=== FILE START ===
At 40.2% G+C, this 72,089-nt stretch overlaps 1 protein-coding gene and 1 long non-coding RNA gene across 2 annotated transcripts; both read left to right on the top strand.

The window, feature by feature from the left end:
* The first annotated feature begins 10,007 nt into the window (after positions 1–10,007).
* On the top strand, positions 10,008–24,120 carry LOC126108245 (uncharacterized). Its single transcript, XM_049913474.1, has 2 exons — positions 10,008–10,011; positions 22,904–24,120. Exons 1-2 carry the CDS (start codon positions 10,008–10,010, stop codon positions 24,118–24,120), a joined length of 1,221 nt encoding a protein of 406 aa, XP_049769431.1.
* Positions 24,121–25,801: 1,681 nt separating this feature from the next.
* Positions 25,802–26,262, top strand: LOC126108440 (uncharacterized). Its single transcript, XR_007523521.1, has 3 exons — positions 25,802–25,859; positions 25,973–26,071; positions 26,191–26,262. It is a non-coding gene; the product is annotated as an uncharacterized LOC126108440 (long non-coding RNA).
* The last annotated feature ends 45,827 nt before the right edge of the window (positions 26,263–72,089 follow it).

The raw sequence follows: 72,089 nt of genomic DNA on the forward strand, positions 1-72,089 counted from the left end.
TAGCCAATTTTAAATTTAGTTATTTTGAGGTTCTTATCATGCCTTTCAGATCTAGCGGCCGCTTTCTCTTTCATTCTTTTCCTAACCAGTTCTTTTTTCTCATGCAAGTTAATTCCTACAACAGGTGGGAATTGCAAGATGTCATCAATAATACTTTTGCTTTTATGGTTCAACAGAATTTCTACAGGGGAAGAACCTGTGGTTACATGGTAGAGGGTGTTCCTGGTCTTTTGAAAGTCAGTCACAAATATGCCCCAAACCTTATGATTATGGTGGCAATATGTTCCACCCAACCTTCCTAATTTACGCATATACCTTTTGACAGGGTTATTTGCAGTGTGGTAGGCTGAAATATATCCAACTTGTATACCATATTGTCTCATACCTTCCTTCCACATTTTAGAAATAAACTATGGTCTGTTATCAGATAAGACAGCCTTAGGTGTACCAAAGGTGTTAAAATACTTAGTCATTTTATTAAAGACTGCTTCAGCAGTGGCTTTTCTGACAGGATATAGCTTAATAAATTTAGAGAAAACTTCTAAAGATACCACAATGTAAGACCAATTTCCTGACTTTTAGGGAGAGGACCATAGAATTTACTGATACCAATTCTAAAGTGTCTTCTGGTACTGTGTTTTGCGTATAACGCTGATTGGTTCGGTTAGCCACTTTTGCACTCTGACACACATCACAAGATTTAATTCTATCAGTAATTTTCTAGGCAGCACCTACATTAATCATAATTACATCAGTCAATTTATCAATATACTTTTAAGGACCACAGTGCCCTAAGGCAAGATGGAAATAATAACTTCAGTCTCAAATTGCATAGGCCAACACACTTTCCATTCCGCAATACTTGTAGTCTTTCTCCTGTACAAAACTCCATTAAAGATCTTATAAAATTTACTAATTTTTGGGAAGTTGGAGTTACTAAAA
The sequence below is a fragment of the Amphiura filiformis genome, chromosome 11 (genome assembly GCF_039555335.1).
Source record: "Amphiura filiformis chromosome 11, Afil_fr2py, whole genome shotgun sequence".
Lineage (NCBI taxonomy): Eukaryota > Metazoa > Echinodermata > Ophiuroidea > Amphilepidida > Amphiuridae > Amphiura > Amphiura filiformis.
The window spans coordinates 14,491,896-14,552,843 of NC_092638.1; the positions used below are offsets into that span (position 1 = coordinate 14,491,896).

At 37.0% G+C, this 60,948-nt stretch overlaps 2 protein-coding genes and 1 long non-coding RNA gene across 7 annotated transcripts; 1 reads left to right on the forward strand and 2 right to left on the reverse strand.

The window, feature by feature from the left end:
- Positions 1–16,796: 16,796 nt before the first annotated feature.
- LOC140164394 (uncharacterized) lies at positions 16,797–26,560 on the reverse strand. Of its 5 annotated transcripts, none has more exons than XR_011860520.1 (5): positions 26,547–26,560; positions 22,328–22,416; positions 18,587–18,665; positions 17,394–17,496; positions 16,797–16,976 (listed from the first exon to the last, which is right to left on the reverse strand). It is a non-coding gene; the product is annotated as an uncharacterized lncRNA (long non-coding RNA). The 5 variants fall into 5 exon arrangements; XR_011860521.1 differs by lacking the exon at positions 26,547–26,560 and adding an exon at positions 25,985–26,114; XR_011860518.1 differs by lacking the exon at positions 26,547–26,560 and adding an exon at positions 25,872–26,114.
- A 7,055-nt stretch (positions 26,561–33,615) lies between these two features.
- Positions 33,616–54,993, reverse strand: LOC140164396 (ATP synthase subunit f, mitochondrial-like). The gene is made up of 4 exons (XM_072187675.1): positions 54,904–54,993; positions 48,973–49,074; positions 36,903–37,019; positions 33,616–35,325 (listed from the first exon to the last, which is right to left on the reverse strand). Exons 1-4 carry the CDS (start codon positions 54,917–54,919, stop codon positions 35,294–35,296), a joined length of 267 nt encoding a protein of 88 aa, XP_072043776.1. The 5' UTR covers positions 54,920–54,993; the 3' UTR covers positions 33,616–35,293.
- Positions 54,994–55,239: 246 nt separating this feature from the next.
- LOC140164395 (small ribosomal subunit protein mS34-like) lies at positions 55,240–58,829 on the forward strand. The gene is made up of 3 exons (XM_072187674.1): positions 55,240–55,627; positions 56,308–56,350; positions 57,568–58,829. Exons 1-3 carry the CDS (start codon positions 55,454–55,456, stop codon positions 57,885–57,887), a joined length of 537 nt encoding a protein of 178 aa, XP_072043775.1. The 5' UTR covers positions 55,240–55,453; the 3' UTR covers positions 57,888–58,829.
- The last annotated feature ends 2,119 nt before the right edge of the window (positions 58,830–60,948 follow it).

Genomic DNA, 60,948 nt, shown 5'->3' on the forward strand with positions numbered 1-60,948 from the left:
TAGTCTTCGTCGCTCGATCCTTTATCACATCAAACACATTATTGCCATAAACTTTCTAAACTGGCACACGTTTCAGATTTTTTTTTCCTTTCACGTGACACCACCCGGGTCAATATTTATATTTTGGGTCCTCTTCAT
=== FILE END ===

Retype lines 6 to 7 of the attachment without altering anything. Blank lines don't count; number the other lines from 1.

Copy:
* Positions 25,802–26,262, top strand: LOC126108440 (uncharacterized). Its single transcript, XR_007523521.1, has 3 exons — positions 25,802–25,859; positions 25,973–26,071; positions 26,191–26,262. It is a non-coding gene; the product is annotated as an uncharacterized LOC126108440 (long non-coding RNA).
* The last annotated feature ends 45,827 nt before the right edge of the window (positions 26,263–72,089 follow it).